IRS issues guidance on leave-based donations for victims of Hawaii wildfires

Employer leave-based donation programs can now include aid for HI wildfires

Oct 01, 2023
Business tax Employee benefits Labor and workforce Compensation & benefits

Executive summary: Tax-free employee leave donations for Hawaii wildfire relief

Employees can forgo vacation, sick or personal leave in exchange for employer contributions to charitable organizations providing aid to victims of the Hawaii (HI) wildfires. Leave-based donation payments are not taxable to employees as compensation if paid before Jan. 1, 2025.

IRS issues guidance for leave-based donation programs for 2023 Hawaii wildfires

On Sept. 28, 2023, the IRS issued Notice 2023-69 (the Notice) which provides guidance on the federal income and employment tax treatment of cash payments made by employers under leave-based donation programs to aid victims of the 2023 Hawaii wildfires.

Employers may adopt leave-based donation programs which allow their employees to trade their paid leave for cash payments made by their employers to charities. Employees can elect to forgo paid vacation, sick or personal leave (but not regular pay) in exchange for their employers making cash payments for the value of that leave to charitable organizations providing aid to individuals harmed by certain disasters.

Generally, these cash payments are treated as wages or compensation to employees for federal income tax and employment tax purposes under the constructive receipt or assignment of income principles. However, in limited circumstances, the IRS will grant relief so that the amount is not taxable to the employees that forego their paid leave.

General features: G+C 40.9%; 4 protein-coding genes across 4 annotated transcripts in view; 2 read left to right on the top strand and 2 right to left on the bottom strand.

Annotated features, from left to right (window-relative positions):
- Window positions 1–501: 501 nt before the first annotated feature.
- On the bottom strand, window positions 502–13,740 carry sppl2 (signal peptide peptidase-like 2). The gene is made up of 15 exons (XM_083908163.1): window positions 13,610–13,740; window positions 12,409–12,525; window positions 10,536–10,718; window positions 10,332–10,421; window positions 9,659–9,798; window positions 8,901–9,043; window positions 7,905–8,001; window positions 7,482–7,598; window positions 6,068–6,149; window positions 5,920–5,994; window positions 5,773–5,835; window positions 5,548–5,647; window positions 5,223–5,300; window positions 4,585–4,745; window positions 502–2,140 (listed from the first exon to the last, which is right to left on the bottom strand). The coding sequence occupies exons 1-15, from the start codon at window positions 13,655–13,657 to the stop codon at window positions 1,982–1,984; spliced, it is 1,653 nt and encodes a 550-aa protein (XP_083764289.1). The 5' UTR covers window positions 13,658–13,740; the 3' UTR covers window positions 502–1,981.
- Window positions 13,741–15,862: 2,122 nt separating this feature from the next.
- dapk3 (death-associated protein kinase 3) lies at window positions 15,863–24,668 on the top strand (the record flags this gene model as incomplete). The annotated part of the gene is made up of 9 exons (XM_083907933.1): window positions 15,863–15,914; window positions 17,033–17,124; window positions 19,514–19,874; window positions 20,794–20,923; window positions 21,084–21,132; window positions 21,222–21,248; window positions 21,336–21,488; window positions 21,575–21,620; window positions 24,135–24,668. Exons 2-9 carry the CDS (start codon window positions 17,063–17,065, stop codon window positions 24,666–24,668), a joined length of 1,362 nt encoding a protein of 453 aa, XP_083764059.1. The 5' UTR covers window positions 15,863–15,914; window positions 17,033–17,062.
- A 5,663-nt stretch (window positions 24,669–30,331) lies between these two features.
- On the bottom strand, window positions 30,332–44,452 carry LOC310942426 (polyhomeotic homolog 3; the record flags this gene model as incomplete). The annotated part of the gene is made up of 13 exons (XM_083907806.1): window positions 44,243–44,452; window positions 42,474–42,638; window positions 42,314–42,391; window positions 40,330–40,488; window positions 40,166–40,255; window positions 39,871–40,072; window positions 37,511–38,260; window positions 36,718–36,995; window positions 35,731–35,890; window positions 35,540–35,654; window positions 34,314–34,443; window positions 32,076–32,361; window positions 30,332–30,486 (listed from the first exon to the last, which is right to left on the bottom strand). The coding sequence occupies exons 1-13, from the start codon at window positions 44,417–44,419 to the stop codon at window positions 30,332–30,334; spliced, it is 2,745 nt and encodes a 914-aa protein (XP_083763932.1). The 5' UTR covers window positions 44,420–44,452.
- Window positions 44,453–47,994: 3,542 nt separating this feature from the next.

Historically, the IRS has granted relief for disasters such as major hurricanes and wildfires, the Sept. 11 terrorist attack and the COVID-19 pandemic. This new IRS Notice grants similar disaster relief.

According to the Notice, employees’ donated leave will not be treated as wages for income or payroll tax purposes if their employers’ cash payments are made to section 170(c) charitable organizations before Jan. 1, 2025, to aid victims of the 2023 Hawaii wildfires. Employers should not include these amounts in Box 1, 3 or 5 of the employees’ Form W-2.

The IRS states that these employees cannot claim a charitable contribution deduction on their individual income tax returns for the value of their forgone leave. Employers are permitted to deduct the cash payments as charitable contributions under section 170 or as business expenses under section 162 if they otherwise meet the requirements.

Leave-based donation programs are one method for providing support to disaster victims. Other types of tax-advantaged programs are available which allow employers and their employees to help individuals dealing with the effects of a disaster. For more information, see our article How employers can assist employees impacted by major disasters.

Additional information about tax relief for those affected by the wildfires in Hawaii is available on the IRS website

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